whether a tenancy has been legally determined or not is to be decided on the provisions of Section 111 of the Transfer of Property Act which says among other things, that a lease of immovable property determines on the expiration of a notice to determine the lease or to quit. Therefore when the landlord gives the tenant a valid notice to quit, the tenancy is determined at the expiration of the period and the Smail Cause Court gets jurisdiction to entertain the application for summons. Even if the tenant relies on the provisions of Section 11 (Section 11 of the Rent Restriction Act) the tenancy will be deemed to be subsisting only if his defence suceeds and it is the Court which is seized of the application which has the power to decide whether the defence is good. The jurisdiction is not, therefore, ousted by taking up the defence. The only result of the defence being successful is that the Court cannot pass an order of eviction and the application would be dismissed.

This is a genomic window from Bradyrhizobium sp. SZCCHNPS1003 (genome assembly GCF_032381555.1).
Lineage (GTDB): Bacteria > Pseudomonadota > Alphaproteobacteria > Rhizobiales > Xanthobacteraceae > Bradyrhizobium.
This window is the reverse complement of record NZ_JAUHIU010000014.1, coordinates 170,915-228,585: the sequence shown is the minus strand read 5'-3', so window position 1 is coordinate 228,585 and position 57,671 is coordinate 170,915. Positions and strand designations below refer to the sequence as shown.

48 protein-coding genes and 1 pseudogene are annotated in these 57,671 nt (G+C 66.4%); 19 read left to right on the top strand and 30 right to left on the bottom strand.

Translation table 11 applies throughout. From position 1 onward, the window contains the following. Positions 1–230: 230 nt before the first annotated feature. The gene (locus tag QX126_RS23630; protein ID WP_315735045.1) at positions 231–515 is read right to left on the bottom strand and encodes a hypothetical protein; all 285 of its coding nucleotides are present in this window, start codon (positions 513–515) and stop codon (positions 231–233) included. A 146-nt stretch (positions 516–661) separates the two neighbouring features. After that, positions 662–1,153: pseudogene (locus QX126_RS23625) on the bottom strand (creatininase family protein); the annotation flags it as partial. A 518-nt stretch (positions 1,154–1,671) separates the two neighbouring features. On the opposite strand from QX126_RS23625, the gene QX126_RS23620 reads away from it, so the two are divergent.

3. In my opinion the termination of tenancy based upon the landlord taking advantage of the forfeiture clause comes within Section 41 of the Act and the Court has jurisdiction to decide the question. The fact that a defence raises the question of title to the property in that the tenancy has not been validly terminated does not oust the jurisdiction of the Court which is bound to decide the question under the provisions of Chapter VII of the Act. In this view this Civil Revision Petition is dismissed and the petitioner will pay the costs of the respondent.